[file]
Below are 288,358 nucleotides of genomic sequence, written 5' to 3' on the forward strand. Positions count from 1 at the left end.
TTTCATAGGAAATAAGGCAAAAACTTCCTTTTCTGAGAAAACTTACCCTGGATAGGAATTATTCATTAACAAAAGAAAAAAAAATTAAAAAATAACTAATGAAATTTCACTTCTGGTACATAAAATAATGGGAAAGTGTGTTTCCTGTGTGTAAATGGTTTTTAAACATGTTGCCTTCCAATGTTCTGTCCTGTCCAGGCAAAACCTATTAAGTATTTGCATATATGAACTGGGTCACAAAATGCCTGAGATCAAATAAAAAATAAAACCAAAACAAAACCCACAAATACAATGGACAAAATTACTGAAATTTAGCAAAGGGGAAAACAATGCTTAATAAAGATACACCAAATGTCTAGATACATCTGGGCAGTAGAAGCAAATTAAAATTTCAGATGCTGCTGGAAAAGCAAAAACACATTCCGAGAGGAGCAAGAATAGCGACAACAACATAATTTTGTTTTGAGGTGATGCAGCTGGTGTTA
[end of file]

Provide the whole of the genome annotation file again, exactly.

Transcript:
Below are 288,358 nucleotides of genomic sequence, written 5' to 3' on the forward strand. Positions count from 1 at the left end.
TTTCATAGGAAATAAGGCAAAAACTTCCTTTTCTGAGAAAACTTACCCTGGATAGGAATTATTCATTAACAAAAGAAAAAAAAATTAAAAAATAACTAATGAAATTTCACTTCTGGTACATAAAATAATGGGAAAGTGTGTTTCCTGTGTGTAAATGGTTTTTAAACATGTTGCCTTCCAATGTTCTGTCCTGTCCAGGCAAAACCTATTAAGTATTTGCATATATGAACTGGGTCACAAAATGCCTGAGATCAAATAAAAAATAAAACCAAAACAAAACCCACAAATACAATGGACAAAATTACTGAAATTTAGCAAAGGGGAAAACAATGCTTAATAAAGATACACCAAATGTCTAGATACATCTGGGCAGTAGAAGCAAATTAAAATTTCAGATGCTGCTGGAAAAGCAAAAACACATTCCGAGAGGAGCAAGAATAGCGACAACAACATAATTTTGTTTTGAGGTGATGCAGCTGGTGTTA